Suppose you’re writing some code and you want to check to see if a variable, say x, is between two other numbers. The standard way to do this comparison in most languages, including R, would be something like:

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x >= 10 & x <= 20

Not too shabby, all things considered. Of course, the repetition of the variable name is unfortunate, especially if you’re checking a.very.long.variable.name. You also have to flip either the second comparison operator or the order of its arguments, which can be a little confusing to read. Utility functions like dplyr::between give you the ability to write:

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between(x, 10, 20)

That’s more convenient, but between assumes that the comparison should be inclusive on both sides; it implements >= and <=, but not > or <. We could write our own version of between to allow flags for whether each side of the comparison should be inclusive, but at that point the syntax gets more cumbersome than the thing it’s meant to replace.

What we really want is the ability to write the comparison as a compound inequality, which you might remember from grade school. They look like this:

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10 < x <= 20

This succinctly expresses that x should be greater than 10 and less than or equal to 20. Expressing exclusive or inclusive comparisons on either side is as easy as changing the operators, and you type the compared variables and values only once.

It turns out that it’s possible to implement custom compound inequality operators in R, and it’s not hard. The main hurdle is that the custom operator needs to do one of two things: either store the result of a new comparison but return the original data (to be passed along to the second comparison), or return the result of a comparison that already has some stored results attached. Since R allows us to set arbitrary attributes on data primitives, we can easily meet these requirements.

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'%<<%' <- function(lhs, rhs) {
  
  if (is.null(attr(lhs, 'compound-inequality-partial'))) {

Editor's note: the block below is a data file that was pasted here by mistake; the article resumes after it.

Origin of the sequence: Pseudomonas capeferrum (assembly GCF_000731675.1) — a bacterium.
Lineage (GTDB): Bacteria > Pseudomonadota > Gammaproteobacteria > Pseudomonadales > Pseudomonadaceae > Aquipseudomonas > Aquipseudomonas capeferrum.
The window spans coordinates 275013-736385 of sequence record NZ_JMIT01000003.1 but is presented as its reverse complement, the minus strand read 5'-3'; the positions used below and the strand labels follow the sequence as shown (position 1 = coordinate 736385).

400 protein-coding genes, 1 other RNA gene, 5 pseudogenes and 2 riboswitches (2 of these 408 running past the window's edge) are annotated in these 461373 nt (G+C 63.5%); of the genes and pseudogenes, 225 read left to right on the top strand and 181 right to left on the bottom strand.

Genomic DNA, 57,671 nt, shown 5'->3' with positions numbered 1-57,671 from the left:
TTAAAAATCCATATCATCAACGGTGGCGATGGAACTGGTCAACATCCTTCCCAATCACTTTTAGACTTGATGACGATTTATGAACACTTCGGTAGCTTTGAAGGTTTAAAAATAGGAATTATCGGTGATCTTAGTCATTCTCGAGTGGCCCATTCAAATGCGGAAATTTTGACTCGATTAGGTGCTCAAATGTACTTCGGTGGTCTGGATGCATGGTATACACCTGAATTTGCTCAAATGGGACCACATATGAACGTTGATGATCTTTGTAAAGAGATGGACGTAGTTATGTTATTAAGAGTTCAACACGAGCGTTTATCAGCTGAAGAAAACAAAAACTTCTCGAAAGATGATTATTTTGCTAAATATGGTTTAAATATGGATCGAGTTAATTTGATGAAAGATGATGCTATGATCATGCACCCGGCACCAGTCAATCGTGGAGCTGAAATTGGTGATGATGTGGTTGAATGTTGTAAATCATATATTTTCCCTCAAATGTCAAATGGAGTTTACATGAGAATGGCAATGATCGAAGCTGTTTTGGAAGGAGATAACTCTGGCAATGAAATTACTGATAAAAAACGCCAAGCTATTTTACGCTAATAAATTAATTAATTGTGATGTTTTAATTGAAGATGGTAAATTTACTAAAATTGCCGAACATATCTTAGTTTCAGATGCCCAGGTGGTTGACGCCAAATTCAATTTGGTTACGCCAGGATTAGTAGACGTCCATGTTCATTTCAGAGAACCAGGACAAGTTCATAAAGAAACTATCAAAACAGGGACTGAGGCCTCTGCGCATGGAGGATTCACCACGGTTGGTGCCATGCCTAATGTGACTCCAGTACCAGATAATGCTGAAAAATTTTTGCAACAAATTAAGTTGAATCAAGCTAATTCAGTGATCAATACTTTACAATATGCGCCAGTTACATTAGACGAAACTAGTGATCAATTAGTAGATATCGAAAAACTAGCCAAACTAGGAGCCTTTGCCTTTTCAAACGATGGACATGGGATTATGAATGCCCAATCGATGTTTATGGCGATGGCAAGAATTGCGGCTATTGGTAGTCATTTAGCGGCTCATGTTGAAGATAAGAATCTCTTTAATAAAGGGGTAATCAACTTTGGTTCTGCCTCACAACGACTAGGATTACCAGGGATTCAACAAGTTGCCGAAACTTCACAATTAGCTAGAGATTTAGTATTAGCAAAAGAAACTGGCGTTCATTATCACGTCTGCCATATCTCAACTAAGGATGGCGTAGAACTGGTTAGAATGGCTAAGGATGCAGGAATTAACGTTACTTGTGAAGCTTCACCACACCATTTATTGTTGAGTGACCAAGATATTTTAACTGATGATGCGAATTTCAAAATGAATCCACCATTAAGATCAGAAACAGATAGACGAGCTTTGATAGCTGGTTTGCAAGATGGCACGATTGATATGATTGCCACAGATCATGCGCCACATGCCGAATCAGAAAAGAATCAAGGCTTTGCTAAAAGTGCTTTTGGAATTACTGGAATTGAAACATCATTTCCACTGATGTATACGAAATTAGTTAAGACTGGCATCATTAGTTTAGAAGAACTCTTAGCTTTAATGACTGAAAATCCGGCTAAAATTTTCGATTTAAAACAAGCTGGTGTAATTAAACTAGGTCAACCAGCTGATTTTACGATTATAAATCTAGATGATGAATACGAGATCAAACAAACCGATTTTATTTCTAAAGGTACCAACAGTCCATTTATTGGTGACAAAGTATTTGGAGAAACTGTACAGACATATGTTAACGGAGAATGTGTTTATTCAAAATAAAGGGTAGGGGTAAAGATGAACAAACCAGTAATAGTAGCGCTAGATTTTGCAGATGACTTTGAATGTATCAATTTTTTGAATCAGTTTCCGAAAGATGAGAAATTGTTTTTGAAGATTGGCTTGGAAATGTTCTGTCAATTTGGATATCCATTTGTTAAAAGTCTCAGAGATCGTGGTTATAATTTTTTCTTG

out <- rhs
    attr(out, 'compound-inequality-partial') <- lhs < rhs
  } else {
    out <- lhs < rhs & attr(lhs, 'compound-inequality-partial')
  }
  
  return(out)
}

That’s all we need to implement compound “less-than” comparisons (we’ll also need similar definitions for <<=, >>, and >>=, but more on that in a minute). I’m using %<<% instead of just %<% because the complementary %>% operator would conflict with the widely used pipe operator. The doubled symbol also neatly reinforces that this operator is meant to evaluate two comparisons.

Whenever the custom %<<% is encountered, it checks to see if the argument on the lefthand side has an attribute called compound-inequality-partial. If it doesn’t, the result of the comparison is attached to the original data as an attribute with that name, and the modified data are returned. If the attribute name exists, the function checks to see whether both the comparison stored in compound-inequality-partial and the second comparison are true. That’s all there is to it.

Implementing this functionality for the remaining three comparisons is pretty repetitive, so let’s instead write a generalized comparison function. To do this, we’ll take advantage of the fact that in R, 1 + 2 can also be invoked as '+'(1, 2) or do.call('+', list(1, 2)). Here’s our generalized helper:

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compound.inequality <- function(lhs, rhs, comparison) {
  if (is.null(attr(lhs, 'compound-inequality-partial'))) {
    out <- rhs
    attr(out, 'compound-inequality-partial') <- do.call(comparison, list(lhs, rhs))
  } else {
    out <- do.call(comparison, list(lhs, rhs)) & attr(lhs, 'compound-inequality-partial')
  }
  
  return(out)
}

And then the definitions for all four operators become:

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'%<<%' <- function(lhs, rhs) {
  return(compound.inequality(lhs, rhs, '<'))
}

'%<<=%' <- function(lhs, rhs) {
  return(compound.inequality(lhs, rhs, '<='))
}

'%>>%' <- function(lhs, rhs) {
  return(compound.inequality(lhs, rhs, '>'))
}

'%>>=%' <- function(lhs, rhs) {
  return(compound.inequality(lhs, rhs, '>='))
}

The comparison 2 %<<% 4 %<<% 6 is true. If you only wrote the first comparison, you’d get back 4, with TRUE attached as an attribute. Now it’s easy, and very readable, to specify compound “between” comparisons that are inclusive or exclusive on either side.

I’m not sure that I’d actually use this in “real” scripts, since these types of comparisons are relatively rare for me. But it was a fun problem to think about, and useful enough to share. This surprisingly simple solution demonstrates the flexibility of the R language. Code for this project is also available on Github.